Randy Brecker, Donny McCaslin, Gil Goldstein, Adam Rogers, John Patitucci, Antonio Sanchez
When tenor saxophonist Michael Brecker lost his battle with myelodysplastic syndrome (MDS), a deadly bone marrow cancer in 2007, the world mourned the death of one of the most influential and imitated post-Coltrane saxophonists of the 20th century. Brecker could play any style of music – from straight ahead to funk and rock, and his big sound has appeared on many albums dating from the 1960s. From James Brown, John Lennon, Lou Reed, Paul Simon, James Taylor, Steely Dan, and Frank Zappa, to Billy Cobham, Jaco Pastorious, Tony Williams, Pat Metheny, Herbie Hancock, McCoy Tyner, and countless others, there was not an area of music that was not touched by Michael Brecker; and his 28 Grammy nominations and 15 Grammy wins are evidence enough that his talent did not go unrecognized during his lifetime.
But it was his own groups where he attracted thousands of musical fans, with his brother, Randy in the Brecker Brothers, and later on through a solo career. At the Monterey Jazz Festival in 2018, we are pleased to honor the late saxophonist with a musical tribute, featuring musicians and colleagues that have recorded, toured, performed, or generally hung with the saxophonist throughout his career – brother and trumpeter Randy Brecker, pianist and arranger Gil Goldstein, saxophonist Donny McCaslin, drummer Antonio Sanchez, bassist John Patitucci, and guitarist Adam Rogers.
In 2006, JazzTimes' Bill Milkowski interviewed a number of Michael's musical partners, including some of the artists featured this year at Monterey.
Adam Rogers, guitarist
Pretty much every night Mike is really digging deep and pulling out a lot of stuff and playing with this phenomenal amount of intensity that you can’t help but be affected by, regardless of how you particularly play as an improviser. Being on the bandstand with him really made me think about my own playing in a lot of different ways. Because when Mike plays, after he’s done with an improvisation you kind of have to think, “Well, how do I want to play after that?” It really makes you think about your own playing and what things do you want to elicit. It’s really a thought-provoking experience to play next to Mike.
An amazing thing about Mike is that he’s a real student of music. And I have always felt that he’s most interested in things that he hasn’t heard before. In playing with him, the more that I would delve into my recesses to pull something out that maybe I didn’t know how to do, the more interested he would become. He loves that process of exploration in himself or in the musicians he’s playing with.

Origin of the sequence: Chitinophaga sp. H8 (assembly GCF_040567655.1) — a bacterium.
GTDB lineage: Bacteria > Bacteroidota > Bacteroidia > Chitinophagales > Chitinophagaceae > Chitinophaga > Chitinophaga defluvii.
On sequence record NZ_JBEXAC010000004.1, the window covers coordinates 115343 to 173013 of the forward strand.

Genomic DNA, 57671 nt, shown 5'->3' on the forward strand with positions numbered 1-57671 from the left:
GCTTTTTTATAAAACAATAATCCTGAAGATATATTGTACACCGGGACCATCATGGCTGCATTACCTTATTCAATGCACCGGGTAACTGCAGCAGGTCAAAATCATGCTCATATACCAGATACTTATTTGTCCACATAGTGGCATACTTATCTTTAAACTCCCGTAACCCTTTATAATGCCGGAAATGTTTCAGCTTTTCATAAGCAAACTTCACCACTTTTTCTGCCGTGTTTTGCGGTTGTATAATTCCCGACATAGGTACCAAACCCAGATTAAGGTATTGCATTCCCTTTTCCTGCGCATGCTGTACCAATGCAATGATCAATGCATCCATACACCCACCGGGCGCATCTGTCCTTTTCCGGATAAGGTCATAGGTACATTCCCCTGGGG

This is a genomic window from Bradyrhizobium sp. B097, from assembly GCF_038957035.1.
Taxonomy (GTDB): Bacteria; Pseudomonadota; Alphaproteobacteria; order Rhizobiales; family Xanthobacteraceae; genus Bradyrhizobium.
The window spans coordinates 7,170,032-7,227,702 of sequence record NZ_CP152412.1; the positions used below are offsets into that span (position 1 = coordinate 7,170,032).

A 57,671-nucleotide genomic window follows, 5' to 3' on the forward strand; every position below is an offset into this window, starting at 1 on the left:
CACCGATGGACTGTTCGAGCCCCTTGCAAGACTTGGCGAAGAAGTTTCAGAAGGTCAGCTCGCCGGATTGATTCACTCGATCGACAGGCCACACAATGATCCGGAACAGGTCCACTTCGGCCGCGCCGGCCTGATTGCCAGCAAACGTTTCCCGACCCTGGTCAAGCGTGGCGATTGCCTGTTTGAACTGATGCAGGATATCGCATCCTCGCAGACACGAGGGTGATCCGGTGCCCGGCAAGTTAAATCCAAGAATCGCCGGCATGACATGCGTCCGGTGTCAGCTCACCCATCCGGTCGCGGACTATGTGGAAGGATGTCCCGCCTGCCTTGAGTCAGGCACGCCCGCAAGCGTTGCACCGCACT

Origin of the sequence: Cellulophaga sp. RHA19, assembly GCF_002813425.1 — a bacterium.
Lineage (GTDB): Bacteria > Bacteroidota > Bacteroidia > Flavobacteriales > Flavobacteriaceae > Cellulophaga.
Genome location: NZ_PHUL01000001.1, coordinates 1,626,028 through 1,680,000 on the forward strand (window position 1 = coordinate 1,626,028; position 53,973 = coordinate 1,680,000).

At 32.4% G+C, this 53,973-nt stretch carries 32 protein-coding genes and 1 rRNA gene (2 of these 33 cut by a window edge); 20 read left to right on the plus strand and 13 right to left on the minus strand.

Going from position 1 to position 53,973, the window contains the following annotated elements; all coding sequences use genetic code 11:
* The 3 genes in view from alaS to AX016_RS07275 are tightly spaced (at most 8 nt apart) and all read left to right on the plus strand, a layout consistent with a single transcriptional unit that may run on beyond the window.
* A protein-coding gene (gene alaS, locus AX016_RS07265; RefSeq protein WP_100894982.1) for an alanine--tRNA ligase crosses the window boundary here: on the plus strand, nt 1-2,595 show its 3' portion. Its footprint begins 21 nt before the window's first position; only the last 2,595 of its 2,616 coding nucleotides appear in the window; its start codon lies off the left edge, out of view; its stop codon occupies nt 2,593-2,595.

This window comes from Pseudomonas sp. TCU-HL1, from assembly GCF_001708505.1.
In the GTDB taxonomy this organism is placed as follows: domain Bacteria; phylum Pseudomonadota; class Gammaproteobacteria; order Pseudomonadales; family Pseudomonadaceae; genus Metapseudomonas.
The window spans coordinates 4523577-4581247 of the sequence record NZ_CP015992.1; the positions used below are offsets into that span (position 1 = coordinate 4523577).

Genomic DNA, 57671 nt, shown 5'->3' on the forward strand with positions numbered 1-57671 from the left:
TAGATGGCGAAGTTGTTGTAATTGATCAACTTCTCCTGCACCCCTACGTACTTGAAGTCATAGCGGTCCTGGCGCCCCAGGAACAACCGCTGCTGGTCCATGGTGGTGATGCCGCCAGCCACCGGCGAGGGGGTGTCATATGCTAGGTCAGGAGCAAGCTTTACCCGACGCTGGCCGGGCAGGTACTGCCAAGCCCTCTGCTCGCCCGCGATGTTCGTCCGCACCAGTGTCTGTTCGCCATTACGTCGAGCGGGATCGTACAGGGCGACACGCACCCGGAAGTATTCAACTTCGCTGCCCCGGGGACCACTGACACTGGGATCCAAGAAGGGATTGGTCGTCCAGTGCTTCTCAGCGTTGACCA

On a couple of tours I did with Mike, he filmed these really funny things with his Canon digital camera. I was honored to be a part of one, although it was indicting in ways I don’t know if I want out there. It’s pretty funny, though, and certainly the way he edited it together was hysterical. He brings his monumental obsessive creativity into that medium as well, as you might imagine. At first meeting he’s quiet and humble, but he’s got a really fantastic sense of humor. He seems to always be able to pull out the underlying funniness in any situation.
Donny McCaslin was Michael Brecker’s replacement the all-star group Steps Ahead in the 1990s:
Maybe one of the first things I ever heard him on was one of those Blue Montreux records. I was in high school at the time and there’s a tune in particular of his called “Uptown Ed,” a kind of post-boppish melody, and I remember being just astonished at the virtuosity, of course, but also by the passion in his sound and the intensity with which he plays his instrument. Those things just hit me right away as a 14-year-old. And I was like, “Man! That’s how I want to play.”
I remember seeing him when I was a student at Berklee. This was around the time that his first record as a leader came out on Impulse! He was a guest artist and did a clinic and a concert with a student ensemble. And I remember hearing him say in the clinic that he was taking saxophone lessons and composition lessons. I was struck by the fact that here was a guy at the top of his field and he’s still studying the saxophone.
One of my strongest impressions of Mike was meeting him and discovering that he was such a humble and gracious person. That was years later, when I was playing in Steps Ahead during the mid-’90s. I got to talk to him a bit and he was just so funny and self-effacing and good-natured that it just put me at ease immediately.